ReplyDelete
    Replies
    1. Wow! To be alone with your dying father at ten years old! That is an awfully heavy load to carry through life Leishy! Thanks, as usual, for calling by this weird blog of mine.

      Delete
    2. Yorkie I only really recognised the trauma of this recently , bizarrely as I am a Social Worker! I love your blog and your sense of humour and you write so well .

      Delete
    3. You can be my social worker any time Leishy!

      Delete
    4. Thanks Yorkie, I would be happy to be .

      Delete
  7. Damn auto correct , first sentence was meant to say parents not patents.....

    ReplyDelete
  8. We too had parents who loved us and were very very good to and for us and whom we loved and respected in return. Indeed so much of what you said resonated with me. I am sitting here late at night with tears streaming down my face.

    ReplyDelete
    Replies
    1. You are a true human being Graham.

      Delete
  9. Great tribute to your parents. You did find words to pass on. Tomorrow is my Dad's birthday and he would be 103. He died in 2008.

    ReplyDelete
    Replies
    1. Hell, your Dad had a long life and you are heading down the same track Red! You have a quarter of a century left in you/ I wish that I could say the same but I know my family history.

      Delete
  10. Your post struck a chord in many of us YP. As you know I still have both my parents. Both 93 and life is becoming a struggle for them. They will have been married for 70 years next year and are still very lovie dovie , always remembering all sorts of anniversaries. I very much fear the future when one leaves the other behind and how they'll cope on their own, the depend on eachother so much and I can only imagine the huge gap they will leave in my life. ( Now you've made me cry !!)

    ReplyDelete
    Replies
    1. My face is green with envy that you have had your parents so long Helen. Such a lovely thing. Your tears prove that you are aware of your good fortune and I am sure that you cherish every moment with your Mum and Dad.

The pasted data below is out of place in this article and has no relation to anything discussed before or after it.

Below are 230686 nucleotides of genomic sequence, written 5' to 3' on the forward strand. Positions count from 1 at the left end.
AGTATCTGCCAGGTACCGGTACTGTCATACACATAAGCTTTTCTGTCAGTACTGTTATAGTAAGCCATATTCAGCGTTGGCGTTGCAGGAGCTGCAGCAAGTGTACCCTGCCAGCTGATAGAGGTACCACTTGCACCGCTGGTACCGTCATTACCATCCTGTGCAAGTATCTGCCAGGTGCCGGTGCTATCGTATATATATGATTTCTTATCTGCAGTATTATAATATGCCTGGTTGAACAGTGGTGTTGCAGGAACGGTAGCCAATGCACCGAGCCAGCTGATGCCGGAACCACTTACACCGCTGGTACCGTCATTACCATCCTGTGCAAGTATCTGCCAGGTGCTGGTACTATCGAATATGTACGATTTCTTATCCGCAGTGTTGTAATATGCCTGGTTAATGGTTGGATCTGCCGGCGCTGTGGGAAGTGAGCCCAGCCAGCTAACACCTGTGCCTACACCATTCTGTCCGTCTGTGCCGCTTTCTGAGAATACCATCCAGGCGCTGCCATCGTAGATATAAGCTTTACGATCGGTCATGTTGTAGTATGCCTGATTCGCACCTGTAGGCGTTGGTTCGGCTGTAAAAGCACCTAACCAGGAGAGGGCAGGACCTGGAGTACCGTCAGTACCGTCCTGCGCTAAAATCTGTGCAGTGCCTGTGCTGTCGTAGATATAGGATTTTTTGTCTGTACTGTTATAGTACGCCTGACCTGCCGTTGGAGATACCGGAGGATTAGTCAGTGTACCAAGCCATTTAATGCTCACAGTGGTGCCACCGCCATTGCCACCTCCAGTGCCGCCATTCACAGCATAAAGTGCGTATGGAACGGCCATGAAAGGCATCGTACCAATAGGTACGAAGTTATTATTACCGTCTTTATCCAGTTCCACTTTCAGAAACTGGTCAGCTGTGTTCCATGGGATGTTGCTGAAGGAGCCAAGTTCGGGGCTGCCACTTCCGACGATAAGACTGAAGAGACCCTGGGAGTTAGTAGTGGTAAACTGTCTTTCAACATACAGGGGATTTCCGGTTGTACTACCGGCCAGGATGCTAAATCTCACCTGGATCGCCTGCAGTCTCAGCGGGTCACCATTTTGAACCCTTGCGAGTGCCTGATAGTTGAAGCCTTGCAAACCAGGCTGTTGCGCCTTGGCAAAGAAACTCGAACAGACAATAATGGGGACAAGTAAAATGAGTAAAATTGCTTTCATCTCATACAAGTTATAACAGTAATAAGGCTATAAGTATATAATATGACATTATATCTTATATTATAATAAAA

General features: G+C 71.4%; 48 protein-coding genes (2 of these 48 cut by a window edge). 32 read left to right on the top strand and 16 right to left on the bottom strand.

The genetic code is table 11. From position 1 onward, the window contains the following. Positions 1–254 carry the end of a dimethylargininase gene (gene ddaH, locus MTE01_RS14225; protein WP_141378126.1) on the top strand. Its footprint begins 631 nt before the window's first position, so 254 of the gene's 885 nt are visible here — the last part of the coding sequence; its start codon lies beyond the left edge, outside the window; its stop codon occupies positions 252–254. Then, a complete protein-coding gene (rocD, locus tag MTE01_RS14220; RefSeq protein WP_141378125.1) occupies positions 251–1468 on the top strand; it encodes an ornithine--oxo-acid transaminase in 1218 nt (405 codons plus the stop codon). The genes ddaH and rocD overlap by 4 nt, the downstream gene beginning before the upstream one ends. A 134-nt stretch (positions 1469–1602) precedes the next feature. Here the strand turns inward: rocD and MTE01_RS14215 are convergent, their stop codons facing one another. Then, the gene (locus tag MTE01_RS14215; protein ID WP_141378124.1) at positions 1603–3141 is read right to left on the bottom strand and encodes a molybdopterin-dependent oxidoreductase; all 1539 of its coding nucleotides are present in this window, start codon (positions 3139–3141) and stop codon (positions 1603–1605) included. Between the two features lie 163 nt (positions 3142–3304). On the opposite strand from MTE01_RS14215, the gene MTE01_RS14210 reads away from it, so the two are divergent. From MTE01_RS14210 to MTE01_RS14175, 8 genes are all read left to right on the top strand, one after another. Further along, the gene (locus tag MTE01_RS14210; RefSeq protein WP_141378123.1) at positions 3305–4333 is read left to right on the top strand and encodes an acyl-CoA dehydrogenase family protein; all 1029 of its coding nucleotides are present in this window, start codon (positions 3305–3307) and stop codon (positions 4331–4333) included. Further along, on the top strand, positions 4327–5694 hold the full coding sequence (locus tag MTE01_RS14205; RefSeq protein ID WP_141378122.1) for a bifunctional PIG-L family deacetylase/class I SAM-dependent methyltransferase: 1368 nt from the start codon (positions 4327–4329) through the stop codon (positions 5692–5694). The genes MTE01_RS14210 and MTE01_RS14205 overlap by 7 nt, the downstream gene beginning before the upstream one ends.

Delete
  11. Oh dear....I'm sorry you're missing your parents. It makes me sad for you. They sound like wonderful people, and the proof is in the pudding, so to speak---they raised a good son!

    ReplyDelete
    Replies
    1. Proof is in the pudding! Ha! That is very droll Jennifer! Thank you for your nice comment.

      Delete
  12. I could barely get through this post Pud, my mum passed away three weeks ago, and in reading your words, it has just hit home to me.....
    Dad long gone, and now mum too, yes, I join you in your orphan club sadly :(
    ~Jo

    ReplyDelete
    Replies
    1. Oh dear, your feeling of loss must be very raw Jo. Welcome to the orphan club but there are no social events just the sense that other adults have experienced these farewell forever feelings. I am sending you a big Yorkshire hug by FedEx.

      Delete
  13. I noticed something too about this topic on another blog.Amazingly, your linear perspective onto it is diametrically Intelluxopposite to what I just read before. May I post part of this on my page if I post a mention of the this site?http://www.healthcaresups.com/intellux/

    ReplyDelete
  14. It is really rare to discover a professional in whom you will surely have some trust. In the world in the present day, nobody truly cares about showing others the solution in this subjecttopic. Intellux How fortuitous I am to have actually found a wonderful web site as this. It is really people like you exactly who make a genuine difference in this world through the thoughts they discuss.http://www.supplements4help.com/intellux/

    ReplyDelete

Mr Pudding welcomes all genuine comments - even those with which he disagrees. However, puerile or abusive comments from anonymous contributors will continue to be given the short shrift they deserve. Any spam comments that get through Google/Blogger defences will also be quickly deleted.